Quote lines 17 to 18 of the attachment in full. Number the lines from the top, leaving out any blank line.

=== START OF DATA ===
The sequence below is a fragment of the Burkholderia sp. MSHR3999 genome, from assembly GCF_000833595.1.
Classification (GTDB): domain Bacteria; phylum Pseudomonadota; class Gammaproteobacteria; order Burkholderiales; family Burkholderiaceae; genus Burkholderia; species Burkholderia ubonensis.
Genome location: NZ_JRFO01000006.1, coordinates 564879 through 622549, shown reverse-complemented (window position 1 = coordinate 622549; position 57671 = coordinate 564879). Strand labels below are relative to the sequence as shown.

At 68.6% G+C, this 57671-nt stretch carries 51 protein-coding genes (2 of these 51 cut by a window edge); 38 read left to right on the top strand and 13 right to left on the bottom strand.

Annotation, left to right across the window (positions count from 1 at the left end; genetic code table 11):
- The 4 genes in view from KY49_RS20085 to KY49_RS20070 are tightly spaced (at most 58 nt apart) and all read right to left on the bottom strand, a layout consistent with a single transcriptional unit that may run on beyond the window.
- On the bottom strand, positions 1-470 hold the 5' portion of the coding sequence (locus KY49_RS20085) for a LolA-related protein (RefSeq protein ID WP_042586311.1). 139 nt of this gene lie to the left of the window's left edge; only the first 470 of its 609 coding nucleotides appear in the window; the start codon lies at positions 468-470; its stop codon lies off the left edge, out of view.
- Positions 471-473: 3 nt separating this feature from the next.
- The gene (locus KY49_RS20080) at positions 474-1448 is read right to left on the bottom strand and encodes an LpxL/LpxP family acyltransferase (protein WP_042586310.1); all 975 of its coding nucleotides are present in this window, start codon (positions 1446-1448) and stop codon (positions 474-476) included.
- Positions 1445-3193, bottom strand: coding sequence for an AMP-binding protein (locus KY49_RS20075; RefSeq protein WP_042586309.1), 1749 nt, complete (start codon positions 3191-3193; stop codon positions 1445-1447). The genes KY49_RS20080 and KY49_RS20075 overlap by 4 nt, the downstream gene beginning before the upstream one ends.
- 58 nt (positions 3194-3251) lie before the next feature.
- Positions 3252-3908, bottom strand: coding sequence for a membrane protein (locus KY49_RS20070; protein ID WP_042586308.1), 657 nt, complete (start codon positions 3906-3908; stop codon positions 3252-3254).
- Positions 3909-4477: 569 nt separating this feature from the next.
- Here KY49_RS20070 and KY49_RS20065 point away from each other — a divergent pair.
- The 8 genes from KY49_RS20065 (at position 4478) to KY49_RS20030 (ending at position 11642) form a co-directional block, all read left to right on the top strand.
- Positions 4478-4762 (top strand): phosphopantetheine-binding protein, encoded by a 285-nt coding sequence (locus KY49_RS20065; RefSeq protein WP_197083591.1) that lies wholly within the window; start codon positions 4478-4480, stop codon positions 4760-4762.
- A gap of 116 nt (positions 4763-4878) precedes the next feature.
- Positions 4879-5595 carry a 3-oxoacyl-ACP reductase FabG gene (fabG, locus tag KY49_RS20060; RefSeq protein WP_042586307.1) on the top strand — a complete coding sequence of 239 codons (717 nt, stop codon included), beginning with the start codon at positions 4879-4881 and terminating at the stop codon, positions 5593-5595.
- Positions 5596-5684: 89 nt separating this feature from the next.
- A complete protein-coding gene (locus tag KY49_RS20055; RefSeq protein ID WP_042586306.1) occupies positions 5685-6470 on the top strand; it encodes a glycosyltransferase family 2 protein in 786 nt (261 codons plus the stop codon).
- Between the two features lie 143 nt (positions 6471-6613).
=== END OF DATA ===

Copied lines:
- A gap of 116 nt (positions 4763-4878) precedes the next feature.
- Positions 4879-5595 carry a 3-oxoacyl-ACP reductase FabG gene (fabG, locus tag KY49_RS20060; RefSeq protein WP_042586307.1) on the top strand — a complete coding sequence of 239 codons (717 nt, stop codon included), beginning with the start codon at positions 4879-4881 and terminating at the stop codon, positions 5593-5595.